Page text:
LaMichael James is recognized as one of the best running backs in the country, but are his numbers somehow misleading? He's great against lesser competition and he's good against some of the better teams in the Pac-12, but it almost appears like he pads his stats against lesser opponents.
Then there's his 2010 season. His best games came against Stanford and USC where he posted 257 and 239 yards rushing, respectively, in those games. He had 227 yards rushing against Portland State as well, but in the National Championship against Auburn he had just 49 yards rushing on 13 carries.
Does this mean that the Pac-12 doesn't have tough defenses or does it mean that James just isn't good in the big games?
Watching James, it's easy to see that he's a very talented runner, but he may also be a product of the system. He's in a perfect system designed to give him wide lanes to run through and it gives him opportunities to catch passes out of the backfield and on actual routes.
James is a legitimate Heisman candidate too, but he still needs a signature game to show that he's worthy to win the award.
James has had a great career in terms of production in his short career at Oregon, but he needs to play consistent in every game. Against LSU this year, he had just 54 yards rushing on 18 carries, and while the loss doesn't rest solely on his shoulders, he certainly had a lot to do with it.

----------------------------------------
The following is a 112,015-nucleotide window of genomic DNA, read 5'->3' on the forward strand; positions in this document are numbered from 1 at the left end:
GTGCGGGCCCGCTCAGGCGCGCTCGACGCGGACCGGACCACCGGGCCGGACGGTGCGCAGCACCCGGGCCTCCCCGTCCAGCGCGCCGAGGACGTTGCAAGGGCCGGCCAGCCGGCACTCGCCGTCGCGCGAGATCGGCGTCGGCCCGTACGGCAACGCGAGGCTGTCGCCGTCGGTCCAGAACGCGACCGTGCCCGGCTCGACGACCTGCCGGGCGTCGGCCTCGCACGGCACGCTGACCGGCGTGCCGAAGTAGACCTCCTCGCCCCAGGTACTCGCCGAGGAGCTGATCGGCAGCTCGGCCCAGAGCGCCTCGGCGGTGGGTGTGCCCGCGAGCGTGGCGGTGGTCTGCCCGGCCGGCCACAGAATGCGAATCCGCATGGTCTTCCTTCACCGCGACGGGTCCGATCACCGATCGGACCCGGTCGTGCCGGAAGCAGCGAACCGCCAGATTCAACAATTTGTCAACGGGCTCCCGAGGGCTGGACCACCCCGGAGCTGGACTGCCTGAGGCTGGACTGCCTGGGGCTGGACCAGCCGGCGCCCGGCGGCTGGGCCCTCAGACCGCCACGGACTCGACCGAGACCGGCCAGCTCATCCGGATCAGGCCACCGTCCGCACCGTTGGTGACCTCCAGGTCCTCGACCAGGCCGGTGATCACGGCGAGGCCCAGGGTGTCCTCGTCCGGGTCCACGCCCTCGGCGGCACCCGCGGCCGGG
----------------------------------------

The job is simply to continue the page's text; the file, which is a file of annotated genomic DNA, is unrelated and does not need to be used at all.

James followed that performance up with 67 yards rushing against Nevada before finally breaking through today for a big performance against Missouri State, finishing with 204 yards rushing on 12 carries with three rushing touchdowns; which doesn't help his case in this argument.
James still has a chance to prove his worth this year. He has games against Stanford and USC where he can unload for a bunch of yards and show that his numbers aren't just against roll-over teams.
James is still considered one of the best backs in the country, but he needs to start putting those eye popping numbers up against everyone and not just against cupcakes.